Tom, one of our student bloggers, blogs about keeping your options open and how it is essential to have a Plan-B!
I can guess the two words on everyone's lips right now: 'results day'. I had a fairly successful results day, securing two high As in Classics and English Language (very chuffed indeed), and two Cs in History and Philosophy (not so chuffed but I can work with it!), which will set me up for the second and final year of college. I'm not going to list things to do with your good/bad results, as I'm sure you've been having that now from teachers and parents for the past few months. Instead, let's talk about future planning.
No matter the situation you are in, whether you're in Year 11, 12 or just left school or college, you should be thinking, or have thought about a back-up plan if your results don't pan out as you expect. It is essential, and I can't stress this enough, that you have a Plan-B if Plan-A falls through. All it takes is a lapse of concentration or a bad exam day, and your results may not be what you hoped for, and that university slot, or that apprenticeship place promised, is no longer a viable prospect. Whilst there are other scenarios that I'll come onto in a second, such as clearing and adjustment, it is always a good idea to check out university places that are likely to accept lower grades for your course. For example, say you're looking at Psychology at Sheffield - it's a three-A-course - also look at Psychology at other universities with a grade requirement that you're more likely to meet. BestCourse4me.com is one of the useful websites that let you find this info quickly and easily. Don't just concentrate on getting into one university, because on the day, poor results may take that decision out of your control. I don't mean to worry you, of course! Time to introduce you to these two lovely sections below!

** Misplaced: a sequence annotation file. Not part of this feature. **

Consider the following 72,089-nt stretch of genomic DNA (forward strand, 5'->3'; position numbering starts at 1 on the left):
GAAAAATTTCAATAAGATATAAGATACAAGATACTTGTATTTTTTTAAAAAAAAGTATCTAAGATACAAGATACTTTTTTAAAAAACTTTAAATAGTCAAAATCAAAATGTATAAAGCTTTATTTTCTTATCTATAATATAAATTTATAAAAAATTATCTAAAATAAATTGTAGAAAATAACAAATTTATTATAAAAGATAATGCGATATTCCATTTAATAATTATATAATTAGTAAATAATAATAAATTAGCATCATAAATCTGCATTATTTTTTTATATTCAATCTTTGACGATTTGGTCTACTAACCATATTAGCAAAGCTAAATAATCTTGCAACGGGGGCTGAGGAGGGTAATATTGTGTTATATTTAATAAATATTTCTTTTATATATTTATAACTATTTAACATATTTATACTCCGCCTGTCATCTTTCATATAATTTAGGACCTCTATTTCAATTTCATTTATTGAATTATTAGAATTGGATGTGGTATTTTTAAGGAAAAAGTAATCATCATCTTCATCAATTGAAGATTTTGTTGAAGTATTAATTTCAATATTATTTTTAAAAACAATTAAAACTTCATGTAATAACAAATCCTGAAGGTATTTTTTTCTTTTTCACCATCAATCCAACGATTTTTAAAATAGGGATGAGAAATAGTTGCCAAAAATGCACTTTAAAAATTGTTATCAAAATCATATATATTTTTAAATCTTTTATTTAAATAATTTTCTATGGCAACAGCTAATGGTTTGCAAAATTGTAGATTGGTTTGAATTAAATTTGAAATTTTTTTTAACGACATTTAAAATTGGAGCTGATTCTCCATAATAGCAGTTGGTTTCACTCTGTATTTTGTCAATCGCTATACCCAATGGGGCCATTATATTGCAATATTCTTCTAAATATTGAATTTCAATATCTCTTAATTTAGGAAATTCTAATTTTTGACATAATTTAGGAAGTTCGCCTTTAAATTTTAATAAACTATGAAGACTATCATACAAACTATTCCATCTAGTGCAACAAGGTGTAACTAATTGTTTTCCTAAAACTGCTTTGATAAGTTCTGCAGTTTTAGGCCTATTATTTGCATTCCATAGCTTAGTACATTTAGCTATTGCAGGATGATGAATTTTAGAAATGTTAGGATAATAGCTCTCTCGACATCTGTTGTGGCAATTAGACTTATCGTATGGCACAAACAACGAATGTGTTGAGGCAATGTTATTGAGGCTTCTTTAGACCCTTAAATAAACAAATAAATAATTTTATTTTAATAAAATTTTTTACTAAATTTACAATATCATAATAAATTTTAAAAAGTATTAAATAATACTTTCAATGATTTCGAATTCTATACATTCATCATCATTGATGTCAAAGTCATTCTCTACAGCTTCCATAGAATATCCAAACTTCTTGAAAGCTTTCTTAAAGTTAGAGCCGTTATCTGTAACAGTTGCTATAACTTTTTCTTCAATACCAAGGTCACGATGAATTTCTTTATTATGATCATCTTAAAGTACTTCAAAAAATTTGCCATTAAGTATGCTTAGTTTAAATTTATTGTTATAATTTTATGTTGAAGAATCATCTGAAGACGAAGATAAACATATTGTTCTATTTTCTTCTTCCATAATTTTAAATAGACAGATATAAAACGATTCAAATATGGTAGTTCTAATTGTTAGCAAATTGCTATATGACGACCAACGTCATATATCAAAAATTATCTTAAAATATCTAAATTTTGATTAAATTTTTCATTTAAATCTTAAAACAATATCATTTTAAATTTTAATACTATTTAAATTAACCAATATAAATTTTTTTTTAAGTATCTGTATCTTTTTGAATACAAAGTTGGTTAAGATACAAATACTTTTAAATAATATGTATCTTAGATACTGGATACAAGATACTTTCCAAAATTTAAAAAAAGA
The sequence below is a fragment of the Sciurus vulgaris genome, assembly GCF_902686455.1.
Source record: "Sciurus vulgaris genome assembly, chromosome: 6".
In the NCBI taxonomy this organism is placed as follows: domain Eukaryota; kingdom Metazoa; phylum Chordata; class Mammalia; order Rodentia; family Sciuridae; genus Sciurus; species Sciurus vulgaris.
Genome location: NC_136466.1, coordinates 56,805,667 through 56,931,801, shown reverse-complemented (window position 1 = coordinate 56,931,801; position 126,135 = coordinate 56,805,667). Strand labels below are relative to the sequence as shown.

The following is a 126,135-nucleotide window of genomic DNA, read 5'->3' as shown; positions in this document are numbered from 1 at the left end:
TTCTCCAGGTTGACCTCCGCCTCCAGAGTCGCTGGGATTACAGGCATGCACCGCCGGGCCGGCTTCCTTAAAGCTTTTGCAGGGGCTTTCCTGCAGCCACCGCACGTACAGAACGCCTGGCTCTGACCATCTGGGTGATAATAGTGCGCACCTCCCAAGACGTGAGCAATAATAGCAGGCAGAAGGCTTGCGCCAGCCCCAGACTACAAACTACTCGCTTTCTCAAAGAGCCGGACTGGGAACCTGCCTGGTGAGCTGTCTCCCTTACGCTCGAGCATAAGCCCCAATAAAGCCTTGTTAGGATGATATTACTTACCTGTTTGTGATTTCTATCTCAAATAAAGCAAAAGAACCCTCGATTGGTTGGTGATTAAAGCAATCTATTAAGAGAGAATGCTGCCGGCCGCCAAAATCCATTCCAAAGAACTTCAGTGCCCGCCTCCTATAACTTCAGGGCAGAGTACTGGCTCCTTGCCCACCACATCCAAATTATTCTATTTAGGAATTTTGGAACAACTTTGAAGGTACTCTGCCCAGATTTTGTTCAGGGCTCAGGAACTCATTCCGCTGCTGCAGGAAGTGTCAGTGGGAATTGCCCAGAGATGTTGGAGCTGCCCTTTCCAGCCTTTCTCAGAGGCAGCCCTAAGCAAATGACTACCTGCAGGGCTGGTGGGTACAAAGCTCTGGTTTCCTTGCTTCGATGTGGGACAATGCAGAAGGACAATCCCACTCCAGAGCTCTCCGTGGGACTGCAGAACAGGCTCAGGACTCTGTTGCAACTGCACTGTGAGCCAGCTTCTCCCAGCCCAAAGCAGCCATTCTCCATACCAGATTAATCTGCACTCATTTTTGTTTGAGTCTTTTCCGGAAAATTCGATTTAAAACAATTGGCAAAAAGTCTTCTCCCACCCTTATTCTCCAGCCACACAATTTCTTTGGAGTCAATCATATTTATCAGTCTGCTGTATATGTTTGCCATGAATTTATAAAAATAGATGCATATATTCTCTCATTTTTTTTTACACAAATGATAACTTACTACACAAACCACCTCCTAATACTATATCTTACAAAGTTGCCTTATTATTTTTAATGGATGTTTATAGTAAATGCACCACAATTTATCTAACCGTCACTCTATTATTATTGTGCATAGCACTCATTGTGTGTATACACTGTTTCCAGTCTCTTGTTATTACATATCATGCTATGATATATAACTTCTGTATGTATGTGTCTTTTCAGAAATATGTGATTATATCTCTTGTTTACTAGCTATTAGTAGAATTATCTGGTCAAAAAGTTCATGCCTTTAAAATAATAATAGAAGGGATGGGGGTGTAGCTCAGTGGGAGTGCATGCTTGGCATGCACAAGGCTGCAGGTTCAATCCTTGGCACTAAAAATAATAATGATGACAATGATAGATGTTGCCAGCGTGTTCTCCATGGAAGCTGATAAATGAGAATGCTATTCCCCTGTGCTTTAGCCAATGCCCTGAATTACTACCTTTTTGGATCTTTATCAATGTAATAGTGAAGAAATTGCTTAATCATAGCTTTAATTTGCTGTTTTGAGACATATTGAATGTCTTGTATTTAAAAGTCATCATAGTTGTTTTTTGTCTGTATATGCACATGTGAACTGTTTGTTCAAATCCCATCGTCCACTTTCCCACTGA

ADJUSTMENT. This is where you fabulous people excel in everything and find yourself with higher grades than expected! First off, congrats! Second, this does not mean you have 'trade up'; just because you did better than you thought you would, does not mean you have to remove that six-to-twelve-month relationship you now have with your firm-choice university. Adjustment is a process that allows you to leave open your place at your firm-choice, and look at other universities with higher grade requirements that you might never have looked at. If this is the case for you, well done, you bright spark, but don't be hasty. Take your time. Shop around, if you will.
CLEARING. This is where you fabulous people might have just slipped a little, and although having been offered places at universities, have missed your grades. FEAR NOT! There is the Clearing system - a way of matching universities that still have places, to students without them. But, it's all down to your fine selves; take the initiative and do your research prior to results day to see which universities will accept Clearing prospects in your course, especially if your course is in high demand. On results day, if the worst should happen, be ready to ring up and check (NB: no university wants to be talking to a prospective student's best friend or parent; always be the one on the phone) and if they say no, keep on trying.
The best thing to do? Don't fret. No panicking. Just relax about the whole thing, at least for now. If you've just left secondary school, you're going to love college. If you've just left Year 12, like myself, I guess we'd better buckle up. And if you've just left college for whatever future prospect, good luck. See you on the other side.